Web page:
HAVANA -- Stretches of the famed Malecon boulevard are still closed for repairs and seaside businesses show the scars of 30-foot waves that crashed through the seawall during Hurricane Irma.
But tourists have returned to the capital, even as areas hit hard by the storm continue to struggle.
In the seaside town of Jaimanitas, west of Havana, three vintage red convertibles dropped a group of tourists at the fanciful mosaic-encrusted home of artist Jose Fuster and merchants on the block sold coconut water, wooden statues and other souvenirs.
Just blocks away, 53-year-old Alberto Sanchez Borges stood in the shell of his home. Irma smashed a retaining wall and washed away the front of his waterfront home.
"I've been here nearly 40 years and I've never seen anything like this," he said. "The house is not habitable. The water was chest-high when it came through."
Hurricane debris littered the nearby beach, small fishing boats were tossed like toys against some homes and other houses showed gaping holes in their roofs, but neighbors tried their best to get back to their routines, casting nets for sardines and hanging clothes to dry in ruins of homes.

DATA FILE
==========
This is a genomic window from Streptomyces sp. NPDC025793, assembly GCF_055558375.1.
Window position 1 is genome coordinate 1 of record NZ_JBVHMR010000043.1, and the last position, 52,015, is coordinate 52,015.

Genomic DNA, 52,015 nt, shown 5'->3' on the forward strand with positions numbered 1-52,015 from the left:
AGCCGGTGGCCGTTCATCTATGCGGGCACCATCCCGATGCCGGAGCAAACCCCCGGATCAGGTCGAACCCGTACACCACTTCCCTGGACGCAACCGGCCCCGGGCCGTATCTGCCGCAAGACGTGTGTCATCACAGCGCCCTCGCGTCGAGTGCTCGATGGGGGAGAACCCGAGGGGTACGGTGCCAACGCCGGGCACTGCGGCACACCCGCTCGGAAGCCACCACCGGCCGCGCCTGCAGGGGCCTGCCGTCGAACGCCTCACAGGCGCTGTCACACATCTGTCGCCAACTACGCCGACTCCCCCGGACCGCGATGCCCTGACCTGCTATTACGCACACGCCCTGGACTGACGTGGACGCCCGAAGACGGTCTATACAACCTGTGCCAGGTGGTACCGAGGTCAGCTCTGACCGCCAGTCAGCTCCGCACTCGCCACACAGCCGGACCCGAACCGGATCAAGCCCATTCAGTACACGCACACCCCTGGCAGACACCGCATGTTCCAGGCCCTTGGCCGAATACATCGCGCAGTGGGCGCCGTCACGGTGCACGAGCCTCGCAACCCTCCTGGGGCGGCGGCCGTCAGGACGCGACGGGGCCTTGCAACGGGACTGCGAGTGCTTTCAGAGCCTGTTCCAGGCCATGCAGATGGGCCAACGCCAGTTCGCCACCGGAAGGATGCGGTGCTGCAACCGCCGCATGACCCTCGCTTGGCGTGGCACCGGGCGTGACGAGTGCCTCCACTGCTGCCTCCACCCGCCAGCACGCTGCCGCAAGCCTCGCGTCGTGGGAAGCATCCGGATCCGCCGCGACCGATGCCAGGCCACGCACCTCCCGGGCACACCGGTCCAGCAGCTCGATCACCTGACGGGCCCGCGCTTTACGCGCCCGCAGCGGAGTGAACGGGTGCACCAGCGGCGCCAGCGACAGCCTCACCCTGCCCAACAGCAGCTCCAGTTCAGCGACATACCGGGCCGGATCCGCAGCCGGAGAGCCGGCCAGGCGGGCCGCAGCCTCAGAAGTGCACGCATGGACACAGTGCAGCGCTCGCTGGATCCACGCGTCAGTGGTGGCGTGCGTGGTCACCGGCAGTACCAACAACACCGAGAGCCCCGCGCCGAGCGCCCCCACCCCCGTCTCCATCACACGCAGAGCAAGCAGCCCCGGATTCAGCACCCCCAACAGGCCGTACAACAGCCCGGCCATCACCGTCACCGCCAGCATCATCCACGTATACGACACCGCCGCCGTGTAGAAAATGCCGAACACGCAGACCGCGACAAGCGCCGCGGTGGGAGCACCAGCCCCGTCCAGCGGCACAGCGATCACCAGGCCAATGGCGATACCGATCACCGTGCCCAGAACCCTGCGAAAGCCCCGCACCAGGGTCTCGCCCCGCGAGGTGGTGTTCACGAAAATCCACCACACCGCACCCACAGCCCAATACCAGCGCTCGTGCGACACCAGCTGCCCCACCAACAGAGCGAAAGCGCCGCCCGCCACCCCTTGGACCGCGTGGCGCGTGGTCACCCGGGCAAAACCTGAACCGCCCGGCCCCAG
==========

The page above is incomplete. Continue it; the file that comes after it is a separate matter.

Closer to Havana in Cojimar, the town where author Ernest Hemingway kept his fishing boat and where the fisherman believed to have inspired "The Old Man and the Sea" used to live, dozens of homes abutting the sea were damaged.
"The water came through the bedroom, destroyed the mattress, and then washed away the front door on its way out," said Tamara Valdes, who lives in the coastal town.
She and her husband returned the day after the storm surge to clean up. But what worries her most now are the damp walls and ceilings and the home sitting above hers. Since the storm, the precariously sagging ceiling in her front room has been reinforced by boards.
Glancing overhead she said, "I'm afraid the ceiling could fall."